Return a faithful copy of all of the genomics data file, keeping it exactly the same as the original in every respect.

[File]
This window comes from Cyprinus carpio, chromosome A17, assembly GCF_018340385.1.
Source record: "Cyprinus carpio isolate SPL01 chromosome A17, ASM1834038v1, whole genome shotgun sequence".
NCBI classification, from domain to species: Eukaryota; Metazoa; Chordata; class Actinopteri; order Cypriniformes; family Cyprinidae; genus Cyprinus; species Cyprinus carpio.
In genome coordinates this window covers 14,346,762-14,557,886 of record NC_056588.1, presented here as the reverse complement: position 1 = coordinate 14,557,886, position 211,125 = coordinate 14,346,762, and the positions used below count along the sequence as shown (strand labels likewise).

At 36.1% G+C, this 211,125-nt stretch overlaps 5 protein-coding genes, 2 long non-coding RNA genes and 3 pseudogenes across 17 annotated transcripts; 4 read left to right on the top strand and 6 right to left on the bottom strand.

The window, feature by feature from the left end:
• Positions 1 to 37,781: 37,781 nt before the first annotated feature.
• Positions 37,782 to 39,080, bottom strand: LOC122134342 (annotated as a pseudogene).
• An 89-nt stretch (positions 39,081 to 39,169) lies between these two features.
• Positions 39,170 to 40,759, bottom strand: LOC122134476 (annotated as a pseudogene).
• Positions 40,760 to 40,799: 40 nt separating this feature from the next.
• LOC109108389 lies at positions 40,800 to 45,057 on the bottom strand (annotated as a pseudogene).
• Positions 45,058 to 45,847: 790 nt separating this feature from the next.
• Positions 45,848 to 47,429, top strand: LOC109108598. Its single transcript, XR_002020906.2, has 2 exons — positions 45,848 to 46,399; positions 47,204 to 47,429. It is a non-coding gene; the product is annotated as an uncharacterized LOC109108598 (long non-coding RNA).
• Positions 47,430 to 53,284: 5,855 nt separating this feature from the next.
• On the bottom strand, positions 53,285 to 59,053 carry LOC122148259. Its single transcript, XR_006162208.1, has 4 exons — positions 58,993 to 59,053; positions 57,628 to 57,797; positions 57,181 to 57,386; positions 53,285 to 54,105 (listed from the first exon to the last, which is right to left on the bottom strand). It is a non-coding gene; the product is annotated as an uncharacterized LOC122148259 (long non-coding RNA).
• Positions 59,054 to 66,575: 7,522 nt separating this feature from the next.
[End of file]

This window comes from Cyprinus carpio, chromosome A17, assembly GCF_018340385.1.
Source record: "Cyprinus carpio isolate SPL01 chromosome A17, ASM1834038v1, whole genome shotgun sequence".
NCBI classification, from domain to species: Eukaryota; Metazoa; Chordata; class Actinopteri; order Cypriniformes; family Cyprinidae; genus Cyprinus; species Cyprinus carpio.
In genome coordinates this window covers 14,346,762-14,557,886 of record NC_056588.1, presented here as the reverse complement: position 1 = coordinate 14,557,886, position 211,125 = coordinate 14,346,762, and the positions used below count along the sequence as shown (strand labels likewise).

At 36.1% G+C, this 211,125-nt stretch overlaps 5 protein-coding genes, 2 long non-coding RNA genes and 3 pseudogenes across 17 annotated transcripts; 4 read left to right on the top strand and 6 right to left on the bottom strand.

The window, feature by feature from the left end:
• Positions 1 to 37,781: 37,781 nt before the first annotated feature.
• Positions 37,782 to 39,080, bottom strand: LOC122134342 (annotated as a pseudogene).
• An 89-nt stretch (positions 39,081 to 39,169) lies between these two features.
• Positions 39,170 to 40,759, bottom strand: LOC122134476 (annotated as a pseudogene).
• Positions 40,760 to 40,799: 40 nt separating this feature from the next.
• LOC109108389 lies at positions 40,800 to 45,057 on the bottom strand (annotated as a pseudogene).
• Positions 45,058 to 45,847: 790 nt separating this feature from the next.
• Positions 45,848 to 47,429, top strand: LOC109108598. Its single transcript, XR_002020906.2, has 2 exons — positions 45,848 to 46,399; positions 47,204 to 47,429. It is a non-coding gene; the product is annotated as an uncharacterized LOC109108598 (long non-coding RNA).
• Positions 47,430 to 53,284: 5,855 nt separating this feature from the next.
• On the bottom strand, positions 53,285 to 59,053 carry LOC122148259. Its single transcript, XR_006162208.1, has 4 exons — positions 58,993 to 59,053; positions 57,628 to 57,797; positions 57,181 to 57,386; positions 53,285 to 54,105 (listed from the first exon to the last, which is right to left on the bottom strand). It is a non-coding gene; the product is annotated as an uncharacterized LOC122148259 (long non-coding RNA).
• Positions 59,054 to 66,575: 7,522 nt separating this feature from the next.